ABSTRACT: The Problem of Time is due to conceptual gaps between General Relativity and the other observationally-confirmed theories of Physics; it is a major foundational issue in Quantum Gravity. The Problem of Time’s multiple facets were mostly pointed out over 50 years ago by Wheeler, DeWitt and Dirac. These facets were subsequently classified by Kuchar and Isham. They argued that the lion’s share of the problem consists of interferences between facets. They also posed the question of in which order the facets should be approached. By further considering the nature of each facet at the local classical level, the Author showed the facets to be two copies of Lie Theory — spacetime and canonical — with a Wheelerian 2-way route therebetween. This solves the facet ordering question. The resulting mathematical framework turns out moreover to be consistent enough to smooth out all local classical facet interferences as well.
It would furthermore be preferable if all of the Background Independence aspects, resultant Problem of Time facets, and strategies to resolve these, were treated in a globally well-defined manner. The current article begins to address this by classifying what is meant by `global’. Be this at the level of mathematical structure (Topology, Differential Geometry, Lie Theory, PDEs, Functional Analysis). At the level of which spaces the modelling actually requires (space, spacetime, configuration space, phase space, space of spacetimes…). Or at the level of each aspect of time, space or Background Independence more generally. We also include globalization strategies and justification of A Local Resolution of the Problem of Time being possible in the first place. This is based on Hausdorff paracompact spaces, which for now support a Shrinking Lemma.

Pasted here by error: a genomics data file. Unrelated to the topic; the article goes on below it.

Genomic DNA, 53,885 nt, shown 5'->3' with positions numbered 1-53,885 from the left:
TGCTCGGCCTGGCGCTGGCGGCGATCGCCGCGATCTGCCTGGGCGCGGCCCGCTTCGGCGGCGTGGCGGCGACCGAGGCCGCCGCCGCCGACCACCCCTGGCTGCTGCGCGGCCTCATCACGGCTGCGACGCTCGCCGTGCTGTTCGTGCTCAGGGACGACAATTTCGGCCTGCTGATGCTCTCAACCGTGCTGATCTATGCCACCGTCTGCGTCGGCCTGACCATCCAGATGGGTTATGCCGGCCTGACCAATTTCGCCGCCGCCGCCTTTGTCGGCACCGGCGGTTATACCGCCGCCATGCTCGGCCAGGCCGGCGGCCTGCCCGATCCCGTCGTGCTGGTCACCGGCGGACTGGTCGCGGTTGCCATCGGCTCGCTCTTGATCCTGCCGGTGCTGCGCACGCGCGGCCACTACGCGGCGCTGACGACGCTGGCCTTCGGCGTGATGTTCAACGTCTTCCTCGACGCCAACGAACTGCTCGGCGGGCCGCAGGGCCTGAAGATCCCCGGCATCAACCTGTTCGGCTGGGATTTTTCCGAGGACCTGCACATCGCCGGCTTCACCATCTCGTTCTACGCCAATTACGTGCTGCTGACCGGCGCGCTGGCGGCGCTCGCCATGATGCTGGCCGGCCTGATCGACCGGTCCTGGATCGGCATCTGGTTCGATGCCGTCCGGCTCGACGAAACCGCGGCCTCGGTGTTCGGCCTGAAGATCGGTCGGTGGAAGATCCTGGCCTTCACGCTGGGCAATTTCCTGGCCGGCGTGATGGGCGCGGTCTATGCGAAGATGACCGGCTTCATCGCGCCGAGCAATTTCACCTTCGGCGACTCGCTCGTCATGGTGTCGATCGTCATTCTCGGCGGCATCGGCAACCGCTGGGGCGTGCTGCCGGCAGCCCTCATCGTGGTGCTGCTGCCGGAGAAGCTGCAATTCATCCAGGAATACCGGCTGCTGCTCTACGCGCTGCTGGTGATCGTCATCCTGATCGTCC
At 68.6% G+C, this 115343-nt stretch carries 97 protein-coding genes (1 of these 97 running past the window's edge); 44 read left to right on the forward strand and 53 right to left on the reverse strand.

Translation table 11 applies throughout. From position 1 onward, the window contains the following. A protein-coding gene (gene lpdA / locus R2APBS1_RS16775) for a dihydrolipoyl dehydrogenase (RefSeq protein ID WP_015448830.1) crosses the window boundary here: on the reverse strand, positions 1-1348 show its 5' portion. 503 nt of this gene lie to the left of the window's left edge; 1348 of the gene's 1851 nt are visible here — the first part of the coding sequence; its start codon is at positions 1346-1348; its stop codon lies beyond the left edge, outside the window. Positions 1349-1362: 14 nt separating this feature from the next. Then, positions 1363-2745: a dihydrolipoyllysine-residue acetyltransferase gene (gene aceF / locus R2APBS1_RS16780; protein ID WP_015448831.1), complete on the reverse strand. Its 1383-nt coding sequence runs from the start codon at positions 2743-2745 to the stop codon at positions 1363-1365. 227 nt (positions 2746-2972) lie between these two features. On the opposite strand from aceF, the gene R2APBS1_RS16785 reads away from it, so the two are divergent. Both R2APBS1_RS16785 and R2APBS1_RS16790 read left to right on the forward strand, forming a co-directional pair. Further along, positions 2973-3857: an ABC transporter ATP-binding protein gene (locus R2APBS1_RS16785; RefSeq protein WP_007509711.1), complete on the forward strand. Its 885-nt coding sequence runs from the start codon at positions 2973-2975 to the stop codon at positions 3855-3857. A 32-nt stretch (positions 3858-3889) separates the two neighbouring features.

[50 pages including 14 figures. First Article in a series of six on fundamental Physics and Applied Topology.]